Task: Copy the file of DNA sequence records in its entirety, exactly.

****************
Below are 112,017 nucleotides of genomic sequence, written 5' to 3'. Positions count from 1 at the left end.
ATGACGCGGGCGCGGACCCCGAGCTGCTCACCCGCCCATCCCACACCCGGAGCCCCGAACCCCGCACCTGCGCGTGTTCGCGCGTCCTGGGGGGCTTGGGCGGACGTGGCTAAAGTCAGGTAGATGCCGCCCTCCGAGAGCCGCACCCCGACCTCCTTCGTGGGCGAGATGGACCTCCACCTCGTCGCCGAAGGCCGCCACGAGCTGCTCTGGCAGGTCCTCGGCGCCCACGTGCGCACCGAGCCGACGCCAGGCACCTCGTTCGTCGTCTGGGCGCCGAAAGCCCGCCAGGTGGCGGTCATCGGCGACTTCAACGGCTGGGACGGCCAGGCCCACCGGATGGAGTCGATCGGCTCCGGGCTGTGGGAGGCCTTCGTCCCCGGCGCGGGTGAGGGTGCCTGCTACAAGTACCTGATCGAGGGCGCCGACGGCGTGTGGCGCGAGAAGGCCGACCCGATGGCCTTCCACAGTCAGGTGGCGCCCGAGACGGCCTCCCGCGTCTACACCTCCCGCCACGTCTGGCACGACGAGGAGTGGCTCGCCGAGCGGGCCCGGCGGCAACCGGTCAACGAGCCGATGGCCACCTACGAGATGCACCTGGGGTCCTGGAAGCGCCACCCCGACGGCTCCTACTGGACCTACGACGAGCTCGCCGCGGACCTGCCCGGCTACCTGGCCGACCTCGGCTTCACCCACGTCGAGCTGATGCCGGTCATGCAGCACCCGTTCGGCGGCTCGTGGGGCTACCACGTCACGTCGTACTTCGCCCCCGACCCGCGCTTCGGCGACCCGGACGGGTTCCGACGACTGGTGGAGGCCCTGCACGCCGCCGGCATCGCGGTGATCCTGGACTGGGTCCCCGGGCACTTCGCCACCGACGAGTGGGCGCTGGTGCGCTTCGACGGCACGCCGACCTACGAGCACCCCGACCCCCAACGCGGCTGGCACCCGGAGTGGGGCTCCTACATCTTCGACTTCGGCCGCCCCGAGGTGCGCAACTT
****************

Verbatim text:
Below are 112,017 nucleotides of genomic sequence, written 5' to 3'. Positions count from 1 at the left end.
ATGACGCGGGCGCGGACCCCGAGCTGCTCACCCGCCCATCCCACACCCGGAGCCCCGAACCCCGCACCTGCGCGTGTTCGCGCGTCCTGGGGGGCTTGGGCGGACGTGGCTAAAGTCAGGTAGATGCCGCCCTCCGAGAGCCGCACCCCGACCTCCTTCGTGGGCGAGATGGACCTCCACCTCGTCGCCGAAGGCCGCCACGAGCTGCTCTGGCAGGTCCTCGGCGCCCACGTGCGCACCGAGCCGACGCCAGGCACCTCGTTCGTCGTCTGGGCGCCGAAAGCCCGCCAGGTGGCGGTCATCGGCGACTTCAACGGCTGGGACGGCCAGGCCCACCGGATGGAGTCGATCGGCTCCGGGCTGTGGGAGGCCTTCGTCCCCGGCGCGGGTGAGGGTGCCTGCTACAAGTACCTGATCGAGGGCGCCGACGGCGTGTGGCGCGAGAAGGCCGACCCGATGGCCTTCCACAGTCAGGTGGCGCCCGAGACGGCCTCCCGCGTCTACACCTCCCGCCACGTCTGGCACGACGAGGAGTGGCTCGCCGAGCGGGCCCGGCGGCAACCGGTCAACGAGCCGATGGCCACCTACGAGATGCACCTGGGGTCCTGGAAGCGCCACCCCGACGGCTCCTACTGGACCTACGACGAGCTCGCCGCGGACCTGCCCGGCTACCTGGCCGACCTCGGCTTCACCCACGTCGAGCTGATGCCGGTCATGCAGCACCCGTTCGGCGGCTCGTGGGGCTACCACGTCACGTCGTACTTCGCCCCCGACCCGCGCTTCGGCGACCCGGACGGGTTCCGACGACTGGTGGAGGCCCTGCACGCCGCCGGCATCGCGGTGATCCTGGACTGGGTCCCCGGGCACTTCGCCACCGACGAGTGGGCGCTGGTGCGCTTCGACGGCACGCCGACCTACGAGCACCCCGACCCCCAACGCGGCTGGCACCCGGAGTGGGGCTCCTACATCTTCGACTTCGGCCGCCCCGAGGTGCGCAACTT